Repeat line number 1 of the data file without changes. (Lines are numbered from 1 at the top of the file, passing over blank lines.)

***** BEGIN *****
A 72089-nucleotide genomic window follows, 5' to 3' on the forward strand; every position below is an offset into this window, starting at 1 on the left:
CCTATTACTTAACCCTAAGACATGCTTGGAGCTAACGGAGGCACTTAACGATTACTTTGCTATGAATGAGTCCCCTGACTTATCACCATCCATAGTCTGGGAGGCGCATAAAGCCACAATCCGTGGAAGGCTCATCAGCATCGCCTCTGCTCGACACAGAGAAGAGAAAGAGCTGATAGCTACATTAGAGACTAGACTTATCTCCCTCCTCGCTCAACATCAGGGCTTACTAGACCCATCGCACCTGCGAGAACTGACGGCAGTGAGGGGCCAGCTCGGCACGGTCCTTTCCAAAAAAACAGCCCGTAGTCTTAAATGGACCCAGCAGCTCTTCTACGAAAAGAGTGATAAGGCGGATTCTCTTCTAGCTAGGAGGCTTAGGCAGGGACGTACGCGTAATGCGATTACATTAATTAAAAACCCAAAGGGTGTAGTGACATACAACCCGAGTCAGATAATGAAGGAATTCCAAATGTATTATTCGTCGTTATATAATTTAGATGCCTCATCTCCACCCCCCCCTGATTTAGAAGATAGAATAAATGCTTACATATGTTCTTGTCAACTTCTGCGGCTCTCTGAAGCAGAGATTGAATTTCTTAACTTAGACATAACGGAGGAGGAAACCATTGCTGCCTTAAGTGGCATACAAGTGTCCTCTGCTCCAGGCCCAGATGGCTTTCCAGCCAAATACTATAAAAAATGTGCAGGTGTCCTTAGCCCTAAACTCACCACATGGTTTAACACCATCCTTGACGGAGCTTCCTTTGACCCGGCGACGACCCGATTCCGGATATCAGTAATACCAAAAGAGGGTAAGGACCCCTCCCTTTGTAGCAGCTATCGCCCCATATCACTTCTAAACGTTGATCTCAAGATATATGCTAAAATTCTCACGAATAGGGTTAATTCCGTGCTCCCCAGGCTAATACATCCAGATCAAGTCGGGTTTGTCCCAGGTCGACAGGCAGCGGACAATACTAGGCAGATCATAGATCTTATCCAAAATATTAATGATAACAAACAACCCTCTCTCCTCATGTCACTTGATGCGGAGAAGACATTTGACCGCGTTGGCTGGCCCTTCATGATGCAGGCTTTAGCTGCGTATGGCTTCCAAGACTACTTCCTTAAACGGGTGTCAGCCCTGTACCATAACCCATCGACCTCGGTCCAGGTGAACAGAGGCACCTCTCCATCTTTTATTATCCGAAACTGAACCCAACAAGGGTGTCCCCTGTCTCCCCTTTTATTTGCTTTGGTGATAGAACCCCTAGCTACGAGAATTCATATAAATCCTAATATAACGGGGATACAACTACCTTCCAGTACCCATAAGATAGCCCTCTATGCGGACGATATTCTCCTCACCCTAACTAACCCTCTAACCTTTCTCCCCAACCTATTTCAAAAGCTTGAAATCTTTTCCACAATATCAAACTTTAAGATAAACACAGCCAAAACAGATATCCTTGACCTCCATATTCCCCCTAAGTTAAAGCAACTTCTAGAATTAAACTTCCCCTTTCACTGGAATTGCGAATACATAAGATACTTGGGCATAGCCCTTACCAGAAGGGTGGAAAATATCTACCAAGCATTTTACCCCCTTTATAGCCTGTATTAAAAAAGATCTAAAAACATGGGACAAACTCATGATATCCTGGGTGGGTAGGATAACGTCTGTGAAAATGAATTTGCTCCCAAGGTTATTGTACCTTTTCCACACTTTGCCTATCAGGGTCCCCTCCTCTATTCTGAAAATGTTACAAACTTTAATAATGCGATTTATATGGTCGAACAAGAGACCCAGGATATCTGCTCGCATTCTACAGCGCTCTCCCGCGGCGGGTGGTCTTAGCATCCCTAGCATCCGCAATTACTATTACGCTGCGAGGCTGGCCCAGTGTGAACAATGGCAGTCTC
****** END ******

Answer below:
A 72089-nucleotide genomic window follows, 5' to 3' on the forward strand; every position below is an offset into this window, starting at 1 on the left: